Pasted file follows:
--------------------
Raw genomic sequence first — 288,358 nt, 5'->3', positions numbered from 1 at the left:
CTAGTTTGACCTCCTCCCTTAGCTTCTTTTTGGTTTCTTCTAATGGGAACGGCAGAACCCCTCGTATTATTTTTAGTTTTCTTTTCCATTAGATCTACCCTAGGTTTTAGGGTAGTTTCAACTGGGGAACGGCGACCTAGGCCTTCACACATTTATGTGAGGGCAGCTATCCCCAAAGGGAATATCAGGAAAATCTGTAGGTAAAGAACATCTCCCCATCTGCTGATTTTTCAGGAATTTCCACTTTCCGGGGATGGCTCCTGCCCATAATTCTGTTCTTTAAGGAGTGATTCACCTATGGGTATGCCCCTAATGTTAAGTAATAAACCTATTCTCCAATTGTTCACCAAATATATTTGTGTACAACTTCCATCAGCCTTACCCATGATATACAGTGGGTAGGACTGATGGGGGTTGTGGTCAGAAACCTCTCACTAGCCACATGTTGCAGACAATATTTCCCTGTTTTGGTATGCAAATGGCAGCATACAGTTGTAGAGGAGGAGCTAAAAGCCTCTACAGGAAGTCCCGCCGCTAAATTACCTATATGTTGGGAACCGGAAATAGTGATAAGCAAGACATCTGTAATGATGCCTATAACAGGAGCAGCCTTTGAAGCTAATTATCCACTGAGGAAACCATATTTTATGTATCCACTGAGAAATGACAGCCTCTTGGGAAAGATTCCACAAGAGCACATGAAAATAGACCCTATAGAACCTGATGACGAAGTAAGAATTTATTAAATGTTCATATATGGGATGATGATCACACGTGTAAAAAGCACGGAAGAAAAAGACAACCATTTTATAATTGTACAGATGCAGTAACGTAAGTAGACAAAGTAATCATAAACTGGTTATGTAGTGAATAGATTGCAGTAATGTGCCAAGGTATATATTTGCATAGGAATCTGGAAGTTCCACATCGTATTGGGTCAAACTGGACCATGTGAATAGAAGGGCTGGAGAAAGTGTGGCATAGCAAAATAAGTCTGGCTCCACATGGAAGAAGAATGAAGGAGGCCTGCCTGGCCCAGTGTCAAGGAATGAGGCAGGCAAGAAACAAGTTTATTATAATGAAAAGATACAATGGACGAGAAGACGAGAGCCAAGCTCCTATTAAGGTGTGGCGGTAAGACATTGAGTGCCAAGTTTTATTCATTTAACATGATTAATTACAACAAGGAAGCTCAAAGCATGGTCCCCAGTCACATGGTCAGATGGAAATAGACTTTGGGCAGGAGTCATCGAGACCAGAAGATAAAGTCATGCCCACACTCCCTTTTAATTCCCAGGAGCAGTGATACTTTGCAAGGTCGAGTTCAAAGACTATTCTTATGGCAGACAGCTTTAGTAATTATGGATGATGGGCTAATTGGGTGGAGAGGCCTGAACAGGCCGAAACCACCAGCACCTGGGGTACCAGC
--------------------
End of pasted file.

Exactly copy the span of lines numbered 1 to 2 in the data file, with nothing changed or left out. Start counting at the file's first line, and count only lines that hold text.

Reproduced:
Raw genomic sequence first — 288,358 nt, 5'->3', positions numbered from 1 at the left:
CTAGTTTGACCTCCTCCCTTAGCTTCTTTTTGGTTTCTTCTAATGGGAACGGCAGAACCCCTCGTATTATTTTTAGTTTTCTTTTCCATTAGATCTACCCTAGGTTTTAGGGTAGTTTCAACTGGGGAACGGCGACCTAGGCCTTCACACATTTATGTGAGGGCAGCTATCCCCAAAGGGAATATCAGGAAAATCTGTAGGTAAAGAACATCTCCCCATCTGCTGATTTTTCAGGAATTTCCACTTTCCGGGGATGGCTCCTGCCCATAATTCTGTTCTTTAAGGAGTGATTCACCTATGGGTATGCCCCTAATGTTAAGTAATAAACCTATTCTCCAATTGTTCACCAAATATATTTGTGTACAACTTCCATCAGCCTTACCCATGATATACAGTGGGTAGGACTGATGGGGGTTGTGGTCAGAAACCTCTCACTAGCCACATGTTGCAGACAATATTTCCCTGTTTTGGTATGCAAATGGCAGCATACAGTTGTAGAGGAGGAGCTAAAAGCCTCTACAGGAAGTCCCGCCGCTAAATTACCTATATGTTGGGAACCGGAAATAGTGATAAGCAAGACATCTGTAATGATGCCTATAACAGGAGCAGCCTTTGAAGCTAATTATCCACTGAGGAAACCATATTTTATGTATCCACTGAGAAATGACAGCCTCTTGGGAAAGATTCCACAAGAGCACATGAAAATAGACCCTATAGAACCTGATGACGAAGTAAGAATTTATTAAATGTTCATATATGGGATGATGATCACACGTGTAAAAAGCACGGAAGAAAAAGACAACCATTTTATAATTGTACAGATGCAGTAACGTAAGTAGACAAAGTAATCATAAACTGGTTATGTAGTGAATAGATTGCAGTAATGTGCCAAGGTATATATTTGCATAGGAATCTGGAAGTTCCACATCGTATTGGGTCAAACTGGACCATGTGAATAGAAGGGCTGGAGAAAGTGTGGCATAGCAAAATAAGTCTGGCTCCACATGGAAGAAGAATGAAGGAGGCCTGCCTGGCCCAGTGTCAAGGAATGAGGCAGGCAAGAAACAAGTTTATTATAATGAAAAGATACAATGGACGAGAAGACGAGAGCCAAGCTCCTATTAAGGTGTGGCGGTAAGACATTGAGTGCCAAGTTTTATTCATTTAACATGATTAATTACAACAAGGAAGCTCAAAGCATGGTCCCCAGTCACATGGTCAGATGGAAATAGACTTTGGGCAGGAGTCATCGAGACCAGAAGATAAAGTCATGCCCACACTCCCTTTTAATTCCCAGGAGCAGTGATACTTTGCAAGGTCGAGTTCAAAGACTATTCTTATGGCAGACAGCTTTAGTAATTATGGATGATGGGCTAATTGGGTGGAGAGGCCTGAACAGGCCGAAACCACCAGCACCTGGGGTACCAGC